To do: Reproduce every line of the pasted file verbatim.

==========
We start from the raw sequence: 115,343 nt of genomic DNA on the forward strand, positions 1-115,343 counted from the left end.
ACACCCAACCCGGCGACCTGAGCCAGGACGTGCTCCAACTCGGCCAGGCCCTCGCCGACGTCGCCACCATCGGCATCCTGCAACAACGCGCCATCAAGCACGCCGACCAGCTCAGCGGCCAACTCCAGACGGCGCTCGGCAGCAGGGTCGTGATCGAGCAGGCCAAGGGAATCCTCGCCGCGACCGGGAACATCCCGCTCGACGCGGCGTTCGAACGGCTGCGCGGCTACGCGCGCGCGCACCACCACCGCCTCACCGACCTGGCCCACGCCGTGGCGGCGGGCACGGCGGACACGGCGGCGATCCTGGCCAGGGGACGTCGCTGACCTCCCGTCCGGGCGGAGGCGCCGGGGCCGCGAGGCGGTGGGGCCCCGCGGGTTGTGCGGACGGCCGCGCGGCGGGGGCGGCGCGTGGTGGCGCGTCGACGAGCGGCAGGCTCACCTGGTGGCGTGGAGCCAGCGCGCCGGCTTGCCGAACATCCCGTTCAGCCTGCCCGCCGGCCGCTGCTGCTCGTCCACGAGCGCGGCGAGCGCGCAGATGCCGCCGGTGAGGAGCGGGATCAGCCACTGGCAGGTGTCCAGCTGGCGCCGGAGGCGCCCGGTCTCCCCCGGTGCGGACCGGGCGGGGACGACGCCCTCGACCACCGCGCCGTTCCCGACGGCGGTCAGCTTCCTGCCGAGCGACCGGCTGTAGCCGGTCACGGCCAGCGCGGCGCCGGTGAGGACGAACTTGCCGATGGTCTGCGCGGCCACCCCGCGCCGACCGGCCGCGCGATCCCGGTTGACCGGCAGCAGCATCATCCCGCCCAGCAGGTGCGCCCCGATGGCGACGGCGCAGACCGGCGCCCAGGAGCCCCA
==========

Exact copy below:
We start from the raw sequence: 115,343 nt of genomic DNA on the forward strand, positions 1-115,343 counted from the left end.
ACACCCAACCCGGCGACCTGAGCCAGGACGTGCTCCAACTCGGCCAGGCCCTCGCCGACGTCGCCACCATCGGCATCCTGCAACAACGCGCCATCAAGCACGCCGACCAGCTCAGCGGCCAACTCCAGACGGCGCTCGGCAGCAGGGTCGTGATCGAGCAGGCCAAGGGAATCCTCGCCGCGACCGGGAACATCCCGCTCGACGCGGCGTTCGAACGGCTGCGCGGCTACGCGCGCGCGCACCACCACCGCCTCACCGACCTGGCCCACGCCGTGGCGGCGGGCACGGCGGACACGGCGGCGATCCTGGCCAGGGGACGTCGCTGACCTCCCGTCCGGGCGGAGGCGCCGGGGCCGCGAGGCGGTGGGGCCCCGCGGGTTGTGCGGACGGCCGCGCGGCGGGGGCGGCGCGTGGTGGCGCGTCGACGAGCGGCAGGCTCACCTGGTGGCGTGGAGCCAGCGCGCCGGCTTGCCGAACATCCCGTTCAGCCTGCCCGCCGGCCGCTGCTGCTCGTCCACGAGCGCGGCGAGCGCGCAGATGCCGCCGGTGAGGAGCGGGATCAGCCACTGGCAGGTGTCCAGCTGGCGCCGGAGGCGCCCGGTCTCCCCCGGTGCGGACCGGGCGGGGACGACGCCCTCGACCACCGCGCCGTTCCCGACGGCGGTCAGCTTCCTGCCGAGCGACCGGCTGTAGCCGGTCACGGCCAGCGCGGCGCCGGTGAGGACGAACTTGCCGATGGTCTGCGCGGCCACCCCGCGCCGACCGGCCGCGCGATCCCGGTTGACCGGCAGCAGCATCATCCCGCCCAGCAGGTGCGCCCCGATGGCGACGGCGCAGACCGGCGCCCAGGAGCCCCA